In the summer of 2018, three Russian journalists were ambushed and murdered in the Central African Republic (CAR). The three had traveled to the CAR in pursuit of a story on the Wagner Group, a Russian paramilitary firm, with links to the Kremlin and alleged to be involved in an ongoing civil conflict ravaging the central African nation. Over the last few years, the firm’s personnel showed up in a number of conflict zones –from eastern Ukraine to Syria. Following his recent election, President Faustin-Archange Touadera of the CAR has forged close links with the Kremlin; he presently has a Russian security advisor and Russians have been reported serving in his presidential guard.2 The Wagner Group enjoys a patronage by President Vladimir Putin’s close associate, the businessman Yevgeny Prigozhin. The same Prigozhin became known in the United States soon after he was sanctioned by the U.S. Department of the Treasury for his involvement in the Ukraine conflict, and especially after he had been linked to a “troll factory” company in St. Petersburg, Russia (the Internet Research Agency, Ltd.) and subsequently indicted in the United States for his role in funding and organizing the disruption to the 2016 presidential election.3 The murdered journalists were known to have been affiliated with opposition media organizations in Russia and personally with Mikhail Khodorkovsky, a prominent exiled Putin critic and his one-time prisoner.4 There is little indication that the truth about the murky triple murder in the CAR will come out any time soon, but the tragedy served an instant reminder of Russia’s evolving role in Africa as well as an illustration of some surprising and enduring continuities between the Soviet and post-Soviet involvements on the continent.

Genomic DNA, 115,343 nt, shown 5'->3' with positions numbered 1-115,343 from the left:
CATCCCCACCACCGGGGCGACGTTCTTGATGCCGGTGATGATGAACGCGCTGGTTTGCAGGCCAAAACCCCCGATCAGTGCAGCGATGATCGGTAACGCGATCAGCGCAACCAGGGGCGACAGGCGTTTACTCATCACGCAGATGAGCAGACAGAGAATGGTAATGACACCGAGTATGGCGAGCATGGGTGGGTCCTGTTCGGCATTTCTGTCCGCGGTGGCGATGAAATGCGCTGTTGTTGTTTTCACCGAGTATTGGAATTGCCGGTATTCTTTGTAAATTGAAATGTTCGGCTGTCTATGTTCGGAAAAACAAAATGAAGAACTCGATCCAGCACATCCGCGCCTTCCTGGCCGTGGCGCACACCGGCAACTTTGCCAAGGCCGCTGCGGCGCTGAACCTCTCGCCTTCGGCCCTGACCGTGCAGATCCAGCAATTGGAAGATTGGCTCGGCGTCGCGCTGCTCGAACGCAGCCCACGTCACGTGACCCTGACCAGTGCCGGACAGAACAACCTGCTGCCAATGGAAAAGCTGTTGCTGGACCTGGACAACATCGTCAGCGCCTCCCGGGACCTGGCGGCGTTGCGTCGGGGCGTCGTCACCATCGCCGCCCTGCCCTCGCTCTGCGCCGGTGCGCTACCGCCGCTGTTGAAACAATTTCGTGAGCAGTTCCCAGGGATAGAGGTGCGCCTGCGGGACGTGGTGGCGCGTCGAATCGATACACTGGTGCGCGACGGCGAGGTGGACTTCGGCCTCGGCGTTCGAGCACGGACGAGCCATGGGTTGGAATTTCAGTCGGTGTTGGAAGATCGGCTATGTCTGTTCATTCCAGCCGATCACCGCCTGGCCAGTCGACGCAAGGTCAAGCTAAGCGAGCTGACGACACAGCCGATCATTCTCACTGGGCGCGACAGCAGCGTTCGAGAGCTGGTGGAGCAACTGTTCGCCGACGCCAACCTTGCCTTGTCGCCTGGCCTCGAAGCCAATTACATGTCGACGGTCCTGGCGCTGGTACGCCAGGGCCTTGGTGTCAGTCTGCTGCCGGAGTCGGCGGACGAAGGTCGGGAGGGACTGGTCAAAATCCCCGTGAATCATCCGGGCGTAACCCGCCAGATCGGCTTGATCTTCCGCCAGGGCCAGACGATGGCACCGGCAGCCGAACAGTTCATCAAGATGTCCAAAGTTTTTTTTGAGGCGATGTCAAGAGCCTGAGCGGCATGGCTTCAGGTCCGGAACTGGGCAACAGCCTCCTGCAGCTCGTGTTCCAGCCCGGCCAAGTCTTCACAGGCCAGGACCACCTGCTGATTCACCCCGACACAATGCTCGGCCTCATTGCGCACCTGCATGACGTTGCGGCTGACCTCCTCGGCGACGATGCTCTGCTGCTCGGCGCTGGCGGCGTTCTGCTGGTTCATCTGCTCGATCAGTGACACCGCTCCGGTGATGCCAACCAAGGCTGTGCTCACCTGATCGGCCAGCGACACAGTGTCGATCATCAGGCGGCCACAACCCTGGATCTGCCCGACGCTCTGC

Soviet attitudes towards independent Africa fluctuated to reflect both the changes in the general “party line,” but also the vagaries of superpower competition
The Russia of Vladimir Putin has been growing more confident on the international stage, seeking to reclaim or rebrand its faded superpower credentials. After years of neglect and quiet in Russian-African relations, the resurging Kremlin is once again pursuing an increasingly assertive African policy, which has seen an increase in contacts and deals, especially in the areas of military support and arms trade, as well as mineral extraction.5 It is also significant that quite a few members of the new, post-Soviet Russian elite have backgrounds in foreign intelligence and the KGB. Probably most prominent among them is Igor Sechin, the CEO of the oil company Rosneft and a close friend and associate of Vladimir Putin, who spent part of the 1980s serving under cover at Soviet missions in Angola and Mozambique.6 To better understand Russia’s role in Africa and its attempts to reinvent itself as a serious power broker and a geopolitical contender on a par with the United States and China, one needs to examine the complexity of Russia’s historical ties to the continent, with an eye on accounting for the continuities that can be traced back to the not-so-distant Soviet past.
The Soviet Union in Africa: A Different Kind of Power